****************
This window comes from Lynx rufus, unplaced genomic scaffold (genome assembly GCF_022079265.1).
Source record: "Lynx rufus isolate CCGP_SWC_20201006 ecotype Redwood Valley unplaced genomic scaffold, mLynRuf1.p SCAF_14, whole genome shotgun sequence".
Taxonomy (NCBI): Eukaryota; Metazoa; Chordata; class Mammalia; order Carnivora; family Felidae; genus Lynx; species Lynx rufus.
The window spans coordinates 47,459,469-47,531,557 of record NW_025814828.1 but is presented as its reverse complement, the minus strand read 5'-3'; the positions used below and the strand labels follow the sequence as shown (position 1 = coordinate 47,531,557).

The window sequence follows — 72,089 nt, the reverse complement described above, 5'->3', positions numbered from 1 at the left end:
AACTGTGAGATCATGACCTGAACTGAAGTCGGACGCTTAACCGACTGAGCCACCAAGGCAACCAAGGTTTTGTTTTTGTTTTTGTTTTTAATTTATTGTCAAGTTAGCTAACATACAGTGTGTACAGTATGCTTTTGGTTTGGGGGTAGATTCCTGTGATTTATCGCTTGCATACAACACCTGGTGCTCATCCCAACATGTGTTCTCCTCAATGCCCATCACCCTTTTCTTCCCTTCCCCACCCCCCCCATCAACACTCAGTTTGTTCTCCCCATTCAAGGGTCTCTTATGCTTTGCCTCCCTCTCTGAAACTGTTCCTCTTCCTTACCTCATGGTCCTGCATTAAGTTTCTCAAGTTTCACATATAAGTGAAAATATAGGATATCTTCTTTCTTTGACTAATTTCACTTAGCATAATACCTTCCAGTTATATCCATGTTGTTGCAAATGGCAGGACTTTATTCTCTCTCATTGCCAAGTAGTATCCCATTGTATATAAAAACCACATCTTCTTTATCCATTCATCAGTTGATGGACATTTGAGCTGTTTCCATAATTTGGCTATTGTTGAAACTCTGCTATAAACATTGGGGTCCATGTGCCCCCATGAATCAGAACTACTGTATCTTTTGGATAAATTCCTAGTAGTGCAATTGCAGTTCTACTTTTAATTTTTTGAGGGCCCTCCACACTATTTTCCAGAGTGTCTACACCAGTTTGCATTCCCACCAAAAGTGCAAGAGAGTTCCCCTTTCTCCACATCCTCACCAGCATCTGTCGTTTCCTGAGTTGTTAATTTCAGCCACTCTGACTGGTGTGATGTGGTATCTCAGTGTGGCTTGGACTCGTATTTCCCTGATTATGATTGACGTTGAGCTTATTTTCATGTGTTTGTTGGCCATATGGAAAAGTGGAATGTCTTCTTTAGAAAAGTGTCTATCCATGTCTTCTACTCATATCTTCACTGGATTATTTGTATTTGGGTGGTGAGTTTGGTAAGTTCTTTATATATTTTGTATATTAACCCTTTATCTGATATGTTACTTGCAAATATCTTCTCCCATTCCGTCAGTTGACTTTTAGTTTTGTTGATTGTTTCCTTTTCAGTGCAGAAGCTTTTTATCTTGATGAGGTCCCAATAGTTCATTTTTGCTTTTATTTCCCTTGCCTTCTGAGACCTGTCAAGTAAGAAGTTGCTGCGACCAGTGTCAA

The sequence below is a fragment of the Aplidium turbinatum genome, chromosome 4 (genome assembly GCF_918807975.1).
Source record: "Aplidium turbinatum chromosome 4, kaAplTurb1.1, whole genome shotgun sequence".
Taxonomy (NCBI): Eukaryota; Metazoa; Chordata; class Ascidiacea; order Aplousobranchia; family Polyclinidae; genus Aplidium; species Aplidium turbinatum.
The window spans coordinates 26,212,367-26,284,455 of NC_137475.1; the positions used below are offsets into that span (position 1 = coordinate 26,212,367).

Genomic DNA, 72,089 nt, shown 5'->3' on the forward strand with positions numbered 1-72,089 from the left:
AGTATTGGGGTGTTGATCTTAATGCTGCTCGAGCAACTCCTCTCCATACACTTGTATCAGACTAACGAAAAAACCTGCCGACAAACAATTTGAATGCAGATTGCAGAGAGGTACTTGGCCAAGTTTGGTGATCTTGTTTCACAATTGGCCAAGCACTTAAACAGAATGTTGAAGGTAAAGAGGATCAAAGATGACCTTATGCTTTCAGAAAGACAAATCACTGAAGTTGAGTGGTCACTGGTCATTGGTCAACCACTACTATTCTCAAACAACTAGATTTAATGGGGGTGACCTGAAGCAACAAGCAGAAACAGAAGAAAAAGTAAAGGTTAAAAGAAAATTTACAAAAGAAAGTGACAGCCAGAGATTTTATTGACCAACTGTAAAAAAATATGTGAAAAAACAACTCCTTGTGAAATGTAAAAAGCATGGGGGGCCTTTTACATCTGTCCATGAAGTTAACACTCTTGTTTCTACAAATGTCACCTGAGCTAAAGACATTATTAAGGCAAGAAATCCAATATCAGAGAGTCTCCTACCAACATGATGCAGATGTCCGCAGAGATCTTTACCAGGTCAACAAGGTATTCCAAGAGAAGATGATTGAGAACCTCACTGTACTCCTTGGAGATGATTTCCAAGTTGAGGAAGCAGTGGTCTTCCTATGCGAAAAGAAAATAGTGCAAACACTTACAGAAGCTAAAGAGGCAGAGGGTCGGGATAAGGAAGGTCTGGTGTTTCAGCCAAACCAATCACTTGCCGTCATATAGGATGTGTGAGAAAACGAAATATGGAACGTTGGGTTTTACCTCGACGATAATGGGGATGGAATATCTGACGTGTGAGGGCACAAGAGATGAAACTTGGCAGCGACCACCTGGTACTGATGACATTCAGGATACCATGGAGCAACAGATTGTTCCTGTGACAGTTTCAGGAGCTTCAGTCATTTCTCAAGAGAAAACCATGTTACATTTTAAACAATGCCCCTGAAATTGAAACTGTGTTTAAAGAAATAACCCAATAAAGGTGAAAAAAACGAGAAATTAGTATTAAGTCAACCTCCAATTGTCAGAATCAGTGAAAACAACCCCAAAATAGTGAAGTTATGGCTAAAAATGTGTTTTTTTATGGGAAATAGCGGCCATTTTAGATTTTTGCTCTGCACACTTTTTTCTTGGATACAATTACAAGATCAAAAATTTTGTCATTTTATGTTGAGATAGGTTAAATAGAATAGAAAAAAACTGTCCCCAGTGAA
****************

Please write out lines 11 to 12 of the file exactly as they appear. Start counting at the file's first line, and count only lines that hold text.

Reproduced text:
Genomic DNA, 72,089 nt, shown 5'->3' on the forward strand with positions numbered 1-72,089 from the left:
AGTATTGGGGTGTTGATCTTAATGCTGCTCGAGCAACTCCTCTCCATACACTTGTATCAGACTAACGAAAAAACCTGCCGACAAACAATTTGAATGCAGATTGCAGAGAGGTACTTGGCCAAGTTTGGTGATCTTGTTTCACAATTGGCCAAGCACTTAAACAGAATGTTGAAGGTAAAGAGGATCAAAGATGACCTTATGCTTTCAGAAAGACAAATCACTGAAGTTGAGTGGTCACTGGTCATTGGTCAACCACTACTATTCTCAAACAACTAGATTTAATGGGGGTGACCTGAAGCAACAAGCAGAAACAGAAGAAAAAGTAAAGGTTAAAAGAAAATTTACAAAAGAAAGTGACAGCCAGAGATTTTATTGACCAACTGTAAAAAAATATGTGAAAAAACAACTCCTTGTGAAATGTAAAAAGCATGGGGGGCCTTTTACATCTGTCCATGAAGTTAACACTCTTGTTTCTACAAATGTCACCTGAGCTAAAGACATTATTAAGGCAAGAAATCCAATATCAGAGAGTCTCCTACCAACATGATGCAGATGTCCGCAGAGATCTTTACCAGGTCAACAAGGTATTCCAAGAGAAGATGATTGAGAACCTCACTGTACTCCTTGGAGATGATTTCCAAGTTGAGGAAGCAGTGGTCTTCCTATGCGAAAAGAAAATAGTGCAAACACTTACAGAAGCTAAAGAGGCAGAGGGTCGGGATAAGGAAGGTCTGGTGTTTCAGCCAAACCAATCACTTGCCGTCATATAGGATGTGTGAGAAAACGAAATATGGAACGTTGGGTTTTACCTCGACGATAATGGGGATGGAATATCTGACGTGTGAGGGCACAAGAGATGAAACTTGGCAGCGACCACCTGGTACTGATGACATTCAGGATACCATGGAGCAACAGATTGTTCCTGTGACAGTTTCAGGAGCTTCAGTCATTTCTCAAGAGAAAACCATGTTACATTTTAAACAATGCCCCTGAAATTGAAACTGTGTTTAAAGAAATAACCCAATAAAGGTGAAAAAAACGAGAAATTAGTATTAAGTCAACCTCCAATTGTCAGAATCAGTGAAAACAACCCCAAAATAGTGAAGTTATGGCTAAAAATGTGTTTTTTTATGGGAAATAGCGGCCATTTTAGATTTTTGCTCTGCACACTTTTTTCTTGGATACAATTACAAGATCAAAAATTTTGTCATTTTATGTTGAGATAGGTTAAATAGAATAGAAAAAAACTGTCCCCAGTGAA